1. Dr. Sus,
      I love that line! And yes, indeed---things are starting to happen!

      Also, I do agree in great part about the description. It might be a trifle drawn out, but---ah, well---sometimes the masters can get away with certain things. ;)

      And you're right. I think it's quite impressive and illuminating that CW would be influencing his (very minor) officers to write home. (I think we may soon have an intriguing hero on our hands.... ;))

  3. Here is my update for Chapters 1-6. Thank you for the discussion question/ideas, they help me immensely.

    1. Plethora,
      Wonderful! I'm looking forward to reading your update in depth and in full as soon as I can. :) And I'm so glad the questions and ideas are helpful!

  4. A naval captain with tender heart. What more can a gal want! This discussion question passage is all that was needed to know the type of person he is; that is, a man who cares enough to persuade a prodigal son to return his heart home. From the description of Dick, he seems very immature. Just imagine how much time and effort went into persuading him. Who would do that except for a truly good-hearted man.

    I can understand the circumstances of " They were always perfectly agreed in the want of more money, ..." But what I don't understand is " ...and a strong inclination for a handsome present from his father; but ...Mary thought it a great shame that such a present was not made, he always contended for his father's having many other uses for his money, and a right to spend it as he liked." -- I never imagined (even in JA days) that daughter in laws in Western countries expect money to be given to them from the in-laws. I always thought this type of inclination to benefit from the wealth of the in-laws was limited to Asian countries. I have always touted to my friends in Korea that American or Western daughter-in-laws never expect anything from their in-laws, not one cent, because they have always been (and are) independent women. But when I read this passage, the ground underneath me shook. Do Western women also expect something from in-laws if they are wealthy, in a subtle way, like buy them a house or something?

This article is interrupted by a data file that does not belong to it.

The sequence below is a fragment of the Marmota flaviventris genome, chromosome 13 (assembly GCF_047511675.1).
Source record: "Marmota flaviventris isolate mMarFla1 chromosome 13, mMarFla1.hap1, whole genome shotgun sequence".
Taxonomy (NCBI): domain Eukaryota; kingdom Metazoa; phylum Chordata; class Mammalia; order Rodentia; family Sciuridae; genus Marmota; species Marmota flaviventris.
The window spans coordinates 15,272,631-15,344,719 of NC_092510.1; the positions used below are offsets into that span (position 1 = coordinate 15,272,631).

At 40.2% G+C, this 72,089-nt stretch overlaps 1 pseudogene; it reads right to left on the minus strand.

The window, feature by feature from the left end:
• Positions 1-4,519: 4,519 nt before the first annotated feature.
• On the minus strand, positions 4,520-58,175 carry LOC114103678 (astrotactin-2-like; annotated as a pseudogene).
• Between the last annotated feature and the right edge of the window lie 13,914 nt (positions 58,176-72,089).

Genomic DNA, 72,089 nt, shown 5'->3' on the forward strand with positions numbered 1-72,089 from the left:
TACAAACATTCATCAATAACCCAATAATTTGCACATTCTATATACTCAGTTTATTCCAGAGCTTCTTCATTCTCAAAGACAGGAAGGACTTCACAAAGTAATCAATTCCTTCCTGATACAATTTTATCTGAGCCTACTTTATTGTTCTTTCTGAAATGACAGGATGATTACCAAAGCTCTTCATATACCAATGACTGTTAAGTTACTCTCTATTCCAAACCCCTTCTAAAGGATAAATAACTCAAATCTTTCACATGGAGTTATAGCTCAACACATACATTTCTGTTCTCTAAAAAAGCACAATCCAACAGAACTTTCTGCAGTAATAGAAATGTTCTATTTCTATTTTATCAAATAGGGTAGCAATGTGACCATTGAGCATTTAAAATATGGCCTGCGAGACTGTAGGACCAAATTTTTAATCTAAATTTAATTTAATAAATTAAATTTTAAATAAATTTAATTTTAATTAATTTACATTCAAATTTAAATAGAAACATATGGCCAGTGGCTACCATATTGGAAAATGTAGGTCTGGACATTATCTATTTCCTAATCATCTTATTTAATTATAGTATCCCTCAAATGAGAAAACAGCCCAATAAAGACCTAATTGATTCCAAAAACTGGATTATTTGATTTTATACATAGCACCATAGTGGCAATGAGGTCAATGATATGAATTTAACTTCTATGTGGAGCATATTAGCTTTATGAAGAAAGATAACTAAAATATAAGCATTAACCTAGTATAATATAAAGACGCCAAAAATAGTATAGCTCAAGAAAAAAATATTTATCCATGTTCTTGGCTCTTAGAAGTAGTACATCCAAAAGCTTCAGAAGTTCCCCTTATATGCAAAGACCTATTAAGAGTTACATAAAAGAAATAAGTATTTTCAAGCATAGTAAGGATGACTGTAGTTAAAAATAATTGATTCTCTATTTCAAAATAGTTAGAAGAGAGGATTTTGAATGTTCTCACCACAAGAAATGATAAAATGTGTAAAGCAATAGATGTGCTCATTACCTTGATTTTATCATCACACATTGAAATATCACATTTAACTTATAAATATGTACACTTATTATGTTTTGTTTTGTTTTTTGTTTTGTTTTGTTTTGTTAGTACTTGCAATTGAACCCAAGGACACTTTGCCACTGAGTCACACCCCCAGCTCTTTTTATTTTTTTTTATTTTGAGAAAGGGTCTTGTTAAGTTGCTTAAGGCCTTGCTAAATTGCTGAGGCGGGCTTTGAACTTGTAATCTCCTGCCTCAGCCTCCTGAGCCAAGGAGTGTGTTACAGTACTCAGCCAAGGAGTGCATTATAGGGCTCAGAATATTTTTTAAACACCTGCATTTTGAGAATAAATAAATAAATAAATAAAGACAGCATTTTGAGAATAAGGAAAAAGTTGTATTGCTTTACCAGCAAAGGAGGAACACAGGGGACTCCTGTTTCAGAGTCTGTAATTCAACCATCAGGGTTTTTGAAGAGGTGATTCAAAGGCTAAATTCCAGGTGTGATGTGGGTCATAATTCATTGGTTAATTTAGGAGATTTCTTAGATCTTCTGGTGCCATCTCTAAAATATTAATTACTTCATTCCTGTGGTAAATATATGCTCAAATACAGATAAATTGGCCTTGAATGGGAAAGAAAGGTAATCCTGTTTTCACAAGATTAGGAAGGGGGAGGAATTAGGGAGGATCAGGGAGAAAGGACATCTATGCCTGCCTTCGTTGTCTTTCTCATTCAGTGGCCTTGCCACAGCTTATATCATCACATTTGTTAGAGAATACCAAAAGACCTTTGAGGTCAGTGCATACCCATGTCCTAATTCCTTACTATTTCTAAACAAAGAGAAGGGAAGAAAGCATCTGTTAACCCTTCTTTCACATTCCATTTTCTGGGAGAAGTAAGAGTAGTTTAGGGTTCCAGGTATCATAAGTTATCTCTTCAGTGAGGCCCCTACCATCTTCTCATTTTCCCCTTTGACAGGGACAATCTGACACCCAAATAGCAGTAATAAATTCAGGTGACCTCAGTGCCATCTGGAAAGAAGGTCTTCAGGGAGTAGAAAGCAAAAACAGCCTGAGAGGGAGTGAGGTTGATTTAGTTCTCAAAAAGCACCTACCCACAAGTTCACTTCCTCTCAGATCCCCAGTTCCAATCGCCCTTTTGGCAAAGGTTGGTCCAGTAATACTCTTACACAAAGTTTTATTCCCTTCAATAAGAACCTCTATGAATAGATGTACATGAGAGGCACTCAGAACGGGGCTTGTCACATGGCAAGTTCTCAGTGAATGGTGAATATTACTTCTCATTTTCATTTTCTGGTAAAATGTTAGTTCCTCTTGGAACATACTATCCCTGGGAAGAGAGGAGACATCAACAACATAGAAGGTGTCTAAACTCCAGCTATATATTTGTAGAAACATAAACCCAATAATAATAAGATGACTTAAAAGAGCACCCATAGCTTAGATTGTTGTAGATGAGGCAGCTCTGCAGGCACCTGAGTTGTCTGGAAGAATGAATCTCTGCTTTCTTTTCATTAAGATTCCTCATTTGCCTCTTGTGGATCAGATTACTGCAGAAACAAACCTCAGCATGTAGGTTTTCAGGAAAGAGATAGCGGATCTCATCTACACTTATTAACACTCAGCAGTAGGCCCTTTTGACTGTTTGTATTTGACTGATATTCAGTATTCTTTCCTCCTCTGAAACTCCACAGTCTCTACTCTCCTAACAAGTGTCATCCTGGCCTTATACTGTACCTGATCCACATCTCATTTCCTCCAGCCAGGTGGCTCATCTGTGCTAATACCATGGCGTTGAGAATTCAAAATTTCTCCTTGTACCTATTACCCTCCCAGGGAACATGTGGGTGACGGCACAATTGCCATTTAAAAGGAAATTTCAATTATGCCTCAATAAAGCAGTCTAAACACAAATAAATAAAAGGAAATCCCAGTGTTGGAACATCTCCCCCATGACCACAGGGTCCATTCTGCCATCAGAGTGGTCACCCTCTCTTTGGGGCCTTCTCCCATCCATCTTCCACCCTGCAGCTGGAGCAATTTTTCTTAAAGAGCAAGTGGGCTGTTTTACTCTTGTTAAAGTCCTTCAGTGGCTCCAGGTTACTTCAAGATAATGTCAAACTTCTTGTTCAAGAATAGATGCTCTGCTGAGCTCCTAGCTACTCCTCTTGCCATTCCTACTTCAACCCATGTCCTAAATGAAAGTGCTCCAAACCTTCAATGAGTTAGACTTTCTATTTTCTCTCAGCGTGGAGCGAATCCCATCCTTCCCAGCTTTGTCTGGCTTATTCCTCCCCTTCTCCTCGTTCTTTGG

1. Kim,
      Isn't that passage lovely? And your summary of Captain Wentworth is wonderful! A truly good-hearted man, indeed.... :)

      And hmmmmm. I'm thinking this through. I don't know all the ins and outs of money arrangements in JA's day. I know there were marriage settlements on the woman at the time of a wedding (both from the father and I think sometimes from the groom as well), but that would already have happened in Mary's case prior to this reference. Charles, as a country gentleman (meaning lifestyle here, he isn't personally involved in an active, moneymaking profession) and as an oldest son (who will inherit most of his father's property) has already probably come into some amount of his fortune when he came of age. But apparently it's also within his father's discretion to give him some more money if he has it. So I think this would be more Charles on the receiving end more particularly as a son than Mary as a daughter-in-law (except, of course, as she's counted with her husband).

      As far as nowadays, though, no. At least here in America, from situations I've known/observed, it's not at all the norm. If we're talking about married daughters and something big like a house, I don't think they would necessarily expect it from their own parents. In a tight financial situation, etc. I'd say it's possibly natural to look to close family for some help, but it's not an "expected" thing. I know some who have rented a house from in-laws and some who are buying a house from the in-laws....but that seems different than having one given to you outright. Of course, there are exceptions to every rule, but in general I'd say there is a different mentality. Not in a harsh way, but just as more of a cultural given.


Challenging questions and thoughts are most welcome! Please just keep all comments wholesome and God-honoring. Also, if someone else has left a comment you’d like to reply to/interact with—do feel free!